Based upon Plan International's dataset of 1.4 million sponsored children, the report compares sponsored children with a disability to those without, from 30 countries worldwide. The report, produced in collaboration with London School of Hygiene & Tropical Medicine, reveals that children with disabilities in developing countries are being held back from an education. The findings will help Plan International - and other researchers and organisations - to improve responses to the needs of children with disabilities, particularly their health and education.

The World Health Assembly (resolution 58.23 on 'Disability, including prevention, management and rehabilitation') requested the World Health Organization (WHO) Director-General to produce a World report on disability based on the best available scientific evidence. The WHO and the World Bank Group have jointly produced this first ever World report on disability to provide evidence for innovative policies and programmes that can improve the lives of people with disabilities, and facilitate implementation of the United Nations Convention on the Rights of Persons with Disabilities. The report focuses on measures to improve accessibility and equality of opportunity; promoting participation and inclusion; and increasing respect for the autonomy and dignity of persons with disabilities. The report is directed at policy-makers, practitioners, researchers, academics, development agencies, and civil society and makes recommendations for action at the local, national and international level. Chapter 7 discusses education.

The 2013 edition of The state of the world’s children is dedicated to the situation of children with disabilities. The report examines the barriers – from inaccessible buildings to dismissive attitudes, from invisibility in official statistics to vicious discrimination – that deprive children with disabilities of their rights and keep them from participating fully in society. It also lays out some of the key elements of inclusive societies that respect and protect the rights of children with disabilities, adequately support them and their families, and nurture their abilities – so that they may take advantage of opportunities to flourish and make their contribution to the world. Chapter 3 includes a section specifically on inclusive education (pages 27 to 36).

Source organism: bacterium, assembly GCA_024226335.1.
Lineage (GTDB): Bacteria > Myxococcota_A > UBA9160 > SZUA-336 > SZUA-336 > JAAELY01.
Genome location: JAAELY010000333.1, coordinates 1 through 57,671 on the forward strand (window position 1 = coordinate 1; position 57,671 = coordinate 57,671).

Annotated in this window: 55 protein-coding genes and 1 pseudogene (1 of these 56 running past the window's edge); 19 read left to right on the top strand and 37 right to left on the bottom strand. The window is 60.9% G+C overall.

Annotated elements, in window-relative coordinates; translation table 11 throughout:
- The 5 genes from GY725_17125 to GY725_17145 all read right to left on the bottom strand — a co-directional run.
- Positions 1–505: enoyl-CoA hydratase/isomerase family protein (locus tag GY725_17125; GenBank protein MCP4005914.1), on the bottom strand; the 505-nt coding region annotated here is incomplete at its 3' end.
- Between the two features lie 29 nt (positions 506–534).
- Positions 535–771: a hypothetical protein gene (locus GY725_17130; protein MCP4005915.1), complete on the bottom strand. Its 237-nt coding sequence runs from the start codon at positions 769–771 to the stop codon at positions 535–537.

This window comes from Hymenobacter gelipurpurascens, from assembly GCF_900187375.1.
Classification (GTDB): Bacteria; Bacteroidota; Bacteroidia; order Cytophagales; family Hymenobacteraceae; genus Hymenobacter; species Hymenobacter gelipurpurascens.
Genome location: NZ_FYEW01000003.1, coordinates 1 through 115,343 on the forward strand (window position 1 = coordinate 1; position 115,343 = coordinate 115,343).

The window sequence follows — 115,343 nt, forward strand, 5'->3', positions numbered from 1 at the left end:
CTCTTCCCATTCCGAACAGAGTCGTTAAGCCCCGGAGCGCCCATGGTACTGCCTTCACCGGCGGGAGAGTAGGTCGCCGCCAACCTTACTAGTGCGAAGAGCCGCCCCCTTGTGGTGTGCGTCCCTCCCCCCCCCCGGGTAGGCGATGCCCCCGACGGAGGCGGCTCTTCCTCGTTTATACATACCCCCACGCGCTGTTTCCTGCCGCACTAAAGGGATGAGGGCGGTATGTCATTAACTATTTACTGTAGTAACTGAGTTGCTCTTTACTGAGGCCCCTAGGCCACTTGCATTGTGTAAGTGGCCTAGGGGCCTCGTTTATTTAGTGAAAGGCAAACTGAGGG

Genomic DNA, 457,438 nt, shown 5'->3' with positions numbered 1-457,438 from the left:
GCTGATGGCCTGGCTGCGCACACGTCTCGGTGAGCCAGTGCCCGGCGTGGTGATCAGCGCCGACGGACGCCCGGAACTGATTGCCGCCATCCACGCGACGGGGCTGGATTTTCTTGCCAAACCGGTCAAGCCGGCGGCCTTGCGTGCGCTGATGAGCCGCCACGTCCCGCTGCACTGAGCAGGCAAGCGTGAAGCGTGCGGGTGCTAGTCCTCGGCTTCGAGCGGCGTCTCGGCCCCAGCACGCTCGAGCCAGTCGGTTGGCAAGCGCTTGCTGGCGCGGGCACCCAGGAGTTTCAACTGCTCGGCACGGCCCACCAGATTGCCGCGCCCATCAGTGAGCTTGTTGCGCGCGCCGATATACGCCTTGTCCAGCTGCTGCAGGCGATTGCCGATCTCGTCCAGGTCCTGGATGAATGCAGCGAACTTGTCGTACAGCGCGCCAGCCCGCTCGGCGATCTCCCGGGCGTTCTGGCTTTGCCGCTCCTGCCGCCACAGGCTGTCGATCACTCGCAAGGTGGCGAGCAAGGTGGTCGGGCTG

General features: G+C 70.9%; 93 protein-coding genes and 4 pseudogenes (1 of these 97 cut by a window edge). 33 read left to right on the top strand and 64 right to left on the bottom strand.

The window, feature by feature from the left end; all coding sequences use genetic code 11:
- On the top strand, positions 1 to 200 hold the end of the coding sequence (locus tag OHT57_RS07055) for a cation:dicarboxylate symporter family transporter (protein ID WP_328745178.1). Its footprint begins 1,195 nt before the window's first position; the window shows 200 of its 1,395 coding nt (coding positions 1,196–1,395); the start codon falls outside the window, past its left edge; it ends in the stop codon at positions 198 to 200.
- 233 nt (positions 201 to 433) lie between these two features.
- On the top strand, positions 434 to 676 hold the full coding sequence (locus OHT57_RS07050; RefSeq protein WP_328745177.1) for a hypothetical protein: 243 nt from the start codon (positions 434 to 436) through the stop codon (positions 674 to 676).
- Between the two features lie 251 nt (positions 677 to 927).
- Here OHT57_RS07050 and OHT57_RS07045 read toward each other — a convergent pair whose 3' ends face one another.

The second edition of the Global Education Monitoring Report (GEM Report) presents the latest evidence on global progress towards the education targets of the UN Sustainable Development Goals.

With hundreds of millions of people still not going to school, and many not achieving minimum skills at school, it is clear education systems are off track to achieve global goals. The marginalised currently bear the most consequences but also stand to benefit the most if policy-makers pay sufficient attention to their needs. Faced with these challenges, along with tight budgets and increased emphasis on results-oriented value for money, countries are searching for solutions. Increased accountability often tops the list.

The 2017/8 GEM Report shows the entire array of approaches to accountability in education. It ranges from countries unused to the concept, where violations of the right to education go unchallenged, to countries where accountability has become an end in itself instead of a means to inclusive, equitable and high-quality education and lifelong learning for all.

The report emphasises that education is a shared responsibility. While governments have primary responsibility, all actors – schools, teachers, parents, students, international organizations, private sector providers, civil society and the media – have a role in improving education systems. The report emphasises the importance of transparency and availability of information but urges caution in how data are used. It makes the case for avoiding accountability systems with a disproportionate focus on narrowly defined results and punitive sanctions. In an era of multiple accountability tools, the report provides clear evidence on those that are working and those that are not.

In the present report, the Special Rapporteur reviews the role of equity and inclusion in strengthening the right to education, in particular in the context of achieving the Sustainable Development Goals. The Special Rapporteur concludes by calling for states to take significant, positive actions to tackle discrimination, inequity and exclusion in education to ensure that the Sustainable Development Goals are met.